I found my first trip to New York City in 1991 to  source old & new components for my costume jewellery business in Auckland incredibly stimulating & ground breaking.  At the time NYC was the epicentre of modern design & new ideas & it had a profound effect on me. I continued to go there several  times a year for many years for my work.

Philippa Riddiford and a male friend holding champagne at a party in front of large paintings

Digital printing processes are a slightly contentious issue amongst printing puritans! What are your thoughts on it?

I find the digital process fascinating & exciting all at the same time. It has taken me many years to get to where I am now. I am forever experimenting, playing with ideas. I like the fact that there is an immediacy about it all, as a designer I find that it has endless possibilities. I have always felt that the end result is what matters so whether it be a screen print or a digital print is of little consequence. In saying that, I can appreciate the skill & techniques that go with traditional forms of printing.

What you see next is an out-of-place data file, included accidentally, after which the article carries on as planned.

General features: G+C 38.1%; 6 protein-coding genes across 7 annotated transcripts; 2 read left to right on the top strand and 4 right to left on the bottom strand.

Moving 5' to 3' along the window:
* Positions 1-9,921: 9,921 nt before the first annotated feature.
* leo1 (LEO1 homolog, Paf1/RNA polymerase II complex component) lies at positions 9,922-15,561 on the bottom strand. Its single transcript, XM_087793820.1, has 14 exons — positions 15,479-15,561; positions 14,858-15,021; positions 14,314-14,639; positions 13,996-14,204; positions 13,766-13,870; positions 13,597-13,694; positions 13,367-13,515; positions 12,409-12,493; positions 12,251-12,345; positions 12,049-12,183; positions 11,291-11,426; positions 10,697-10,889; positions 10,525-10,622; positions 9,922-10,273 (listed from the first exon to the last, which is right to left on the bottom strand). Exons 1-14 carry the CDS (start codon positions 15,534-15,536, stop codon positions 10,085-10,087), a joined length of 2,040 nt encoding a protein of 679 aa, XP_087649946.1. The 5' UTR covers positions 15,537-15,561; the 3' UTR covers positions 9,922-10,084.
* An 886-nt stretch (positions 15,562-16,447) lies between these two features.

I suppose I would say that the digital/giclée archival print is different from the more traditional forms of printing in that there is an immediacy about the process. The digital process attracted my attention 15 years ago when I first started creating my artworks. As I don't have a fine art background but rather a design-based background, colour & composition are what was/is important to me.

It meant that I could through many years of intensive experimentation achieve the results that I was after. To me this was very exciting. This new method of printing allowed me to produce design orientated works without the messy procedures of traditional printing methods.